By Carlyn Tani ’69 and Punahou Communications Staff
In the predawn hours of Jan. 20, 2009, more than 1 million people filled the streets of Washington, D.C., to witness the inauguration of the 44th U.S. President, Barack Obama ’79. The immediate vicinity of the U.S. Capitol had been blocked to traffic, so crowds coursed toward the heart of the city.
Punahou students, faculty, staff and alumni were among those making the journey. They included Paula Kurashige, Obama’s former class dean and Eric Kusunoki, his high-school homeroom teacher, who joined the hordes trekking to the Capitol entrances, where their color-coded tickets would allow them to stand within 200 yards of the swearing-in ceremony.
Once past security, Kurashige and Kusunoki dashed to the blue section, arriving just in time to see Obama enter the stage. They watched the JumboTron as their former student rose to take the presidential oath of office. “There was a palpable energy around us, yet a kind of reverence,” noted Kurashige. “People were really listening while he was being sworn in.”
With his left hand resting on Abraham Lincoln’s bible, Obama raised his right hand and repeated the words, “I, Barack Hussein Obama, do solemnly swear ...”
Kurashige recalled feeling a tumult of emotions. “I thought about all the people who supported him throughout his life, but who could not be there,” she said. “I also felt a sense of pride, not only because he was from Punahou and Hawai‘i, but because he was being honored by so many people.”
When President Obama concluded the oath with a firm “So help me God,” the crowd that filled the Mall erupted into a roar. People whooped, pumped their fists and hugged their neighbors. Some stood quietly, tears in their eyes.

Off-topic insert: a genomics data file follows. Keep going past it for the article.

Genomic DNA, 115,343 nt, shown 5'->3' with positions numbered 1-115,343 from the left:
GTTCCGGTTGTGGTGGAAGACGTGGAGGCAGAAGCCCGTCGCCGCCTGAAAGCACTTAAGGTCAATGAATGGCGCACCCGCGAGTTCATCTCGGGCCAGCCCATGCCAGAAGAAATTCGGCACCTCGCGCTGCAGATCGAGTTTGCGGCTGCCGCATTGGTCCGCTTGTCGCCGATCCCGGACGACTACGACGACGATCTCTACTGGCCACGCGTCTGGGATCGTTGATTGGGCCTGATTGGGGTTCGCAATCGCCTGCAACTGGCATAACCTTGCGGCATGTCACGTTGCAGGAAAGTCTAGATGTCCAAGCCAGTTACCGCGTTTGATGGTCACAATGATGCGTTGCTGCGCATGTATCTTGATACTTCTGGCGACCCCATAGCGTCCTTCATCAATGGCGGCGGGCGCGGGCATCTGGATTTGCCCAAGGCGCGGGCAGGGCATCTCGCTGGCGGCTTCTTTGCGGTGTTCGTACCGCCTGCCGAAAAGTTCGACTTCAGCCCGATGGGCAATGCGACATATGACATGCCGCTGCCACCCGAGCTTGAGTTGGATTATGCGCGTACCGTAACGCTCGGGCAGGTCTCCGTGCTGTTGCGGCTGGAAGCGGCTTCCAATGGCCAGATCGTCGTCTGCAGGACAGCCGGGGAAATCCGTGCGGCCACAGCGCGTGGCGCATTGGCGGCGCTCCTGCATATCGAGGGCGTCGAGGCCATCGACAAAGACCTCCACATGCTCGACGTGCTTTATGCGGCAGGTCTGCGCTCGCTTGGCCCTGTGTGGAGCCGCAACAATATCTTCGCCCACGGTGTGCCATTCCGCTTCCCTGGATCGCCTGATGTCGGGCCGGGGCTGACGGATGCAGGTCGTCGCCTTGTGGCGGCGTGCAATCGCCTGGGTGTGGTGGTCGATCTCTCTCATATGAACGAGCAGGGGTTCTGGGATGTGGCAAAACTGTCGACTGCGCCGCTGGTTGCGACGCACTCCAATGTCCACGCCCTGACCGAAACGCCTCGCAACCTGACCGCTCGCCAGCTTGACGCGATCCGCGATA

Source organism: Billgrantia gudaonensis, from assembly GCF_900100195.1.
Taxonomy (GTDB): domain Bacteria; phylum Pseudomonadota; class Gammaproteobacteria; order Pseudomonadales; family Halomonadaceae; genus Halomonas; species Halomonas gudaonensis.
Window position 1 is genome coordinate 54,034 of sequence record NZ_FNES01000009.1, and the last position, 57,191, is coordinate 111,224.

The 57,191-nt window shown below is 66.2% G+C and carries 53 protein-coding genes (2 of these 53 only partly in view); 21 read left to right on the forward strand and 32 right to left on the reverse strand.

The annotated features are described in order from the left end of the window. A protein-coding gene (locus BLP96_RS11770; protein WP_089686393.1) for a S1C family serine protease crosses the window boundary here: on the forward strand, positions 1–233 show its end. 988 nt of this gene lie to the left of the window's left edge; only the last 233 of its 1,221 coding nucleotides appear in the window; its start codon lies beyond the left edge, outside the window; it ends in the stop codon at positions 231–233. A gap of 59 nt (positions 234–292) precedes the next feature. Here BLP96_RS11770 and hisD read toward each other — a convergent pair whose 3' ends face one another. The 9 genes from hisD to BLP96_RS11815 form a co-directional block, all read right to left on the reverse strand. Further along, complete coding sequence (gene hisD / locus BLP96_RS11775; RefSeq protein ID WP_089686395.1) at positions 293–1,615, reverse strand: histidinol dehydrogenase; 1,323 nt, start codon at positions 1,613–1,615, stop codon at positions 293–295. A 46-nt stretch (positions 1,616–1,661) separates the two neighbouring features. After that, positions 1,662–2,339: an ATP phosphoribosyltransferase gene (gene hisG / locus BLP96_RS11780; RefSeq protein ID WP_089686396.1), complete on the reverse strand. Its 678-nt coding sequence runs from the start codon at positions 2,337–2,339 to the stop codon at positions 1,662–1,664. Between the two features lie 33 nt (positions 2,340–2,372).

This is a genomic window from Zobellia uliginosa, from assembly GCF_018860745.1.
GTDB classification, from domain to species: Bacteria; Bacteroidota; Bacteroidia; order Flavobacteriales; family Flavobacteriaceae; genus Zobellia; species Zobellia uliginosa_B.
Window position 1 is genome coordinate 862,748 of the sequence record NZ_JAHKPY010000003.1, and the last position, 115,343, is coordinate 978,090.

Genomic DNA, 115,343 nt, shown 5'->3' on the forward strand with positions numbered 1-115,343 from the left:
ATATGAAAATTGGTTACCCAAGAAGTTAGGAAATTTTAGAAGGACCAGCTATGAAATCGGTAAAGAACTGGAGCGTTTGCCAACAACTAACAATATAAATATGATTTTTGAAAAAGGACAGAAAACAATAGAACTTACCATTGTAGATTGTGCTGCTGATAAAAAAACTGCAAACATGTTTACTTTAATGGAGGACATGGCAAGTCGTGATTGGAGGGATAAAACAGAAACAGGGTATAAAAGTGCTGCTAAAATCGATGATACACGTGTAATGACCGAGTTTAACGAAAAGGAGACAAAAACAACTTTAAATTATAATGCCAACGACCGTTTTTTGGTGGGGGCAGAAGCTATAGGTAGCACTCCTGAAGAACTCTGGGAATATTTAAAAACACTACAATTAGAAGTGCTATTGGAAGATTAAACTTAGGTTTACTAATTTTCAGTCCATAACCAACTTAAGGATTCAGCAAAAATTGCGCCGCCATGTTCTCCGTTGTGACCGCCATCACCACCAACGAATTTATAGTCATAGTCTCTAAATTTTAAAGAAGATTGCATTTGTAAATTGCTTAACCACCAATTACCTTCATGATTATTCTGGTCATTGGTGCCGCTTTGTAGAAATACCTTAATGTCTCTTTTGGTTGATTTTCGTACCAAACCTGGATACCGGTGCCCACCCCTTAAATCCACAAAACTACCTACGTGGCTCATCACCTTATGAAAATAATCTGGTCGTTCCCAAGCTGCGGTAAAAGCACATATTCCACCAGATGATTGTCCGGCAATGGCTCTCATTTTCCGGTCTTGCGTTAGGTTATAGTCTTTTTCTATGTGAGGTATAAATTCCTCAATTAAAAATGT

The ceremony, which drew an estimated 1.8 million people, was the focus of a weeklong flurry of activities and events. Punahou alumni, faculty and staff, parents and students attended the swearing-in ceremony, and the Punahou Marching Band, accompanied by JROTC cadets and cheerleaders, held the honor of civilian lead in the Inaugural Parade.
Punahou gatherings in the nation’s capital included alumni celebrations and a reception at the home of Punahou Trustee Steve Case ’76. On the School campus, students watched a live broadcast of President Obama’s inaugural speech and took part in a K – 5 parade and pep rally. The celebrations highlighted the journey of a former Punahou student known as Barry.
Barack Obama II was born on August 4, 1961, at Kapi‘olani Medical Center for Women and Children in Honolulu. His father was a Kenyan economist and his mother, a shy Kansas-born student named Ann Dunham. The couple had met while studying at the University of Hawai‘I – Manoa. When Obama was two years old, his father left to pursue a Ph.D. at Harvard, and the marriage collapsed. It would be eight years before the young boy would see his father again.
An Influential Teacher
In fall 1971, Obama walked into Mabel Hefty’s fifth-grade class on the top floor of Castle Hall, one of only a handful of new students that year – the more common entry point being in fourth grade.
During a 2004 speech to Punahou students, he described his initial days at school: “One of the challenges for a 10-year-old boy coming to a new place is to figure out how you fit in. And it was a challenge for me, partly because I was one of the few African Americans in the School, partly because I was new and a lot of the students had been together since kindergarten.”
Teacher Mabel Hefty played an important role in this process. She had just completed a sabbatical teaching in Kenya and sought to nurture Obama’s interest in his father’s homeland, sometimes pulling Obama aside after class to tell him stories about her experiences in Kenya.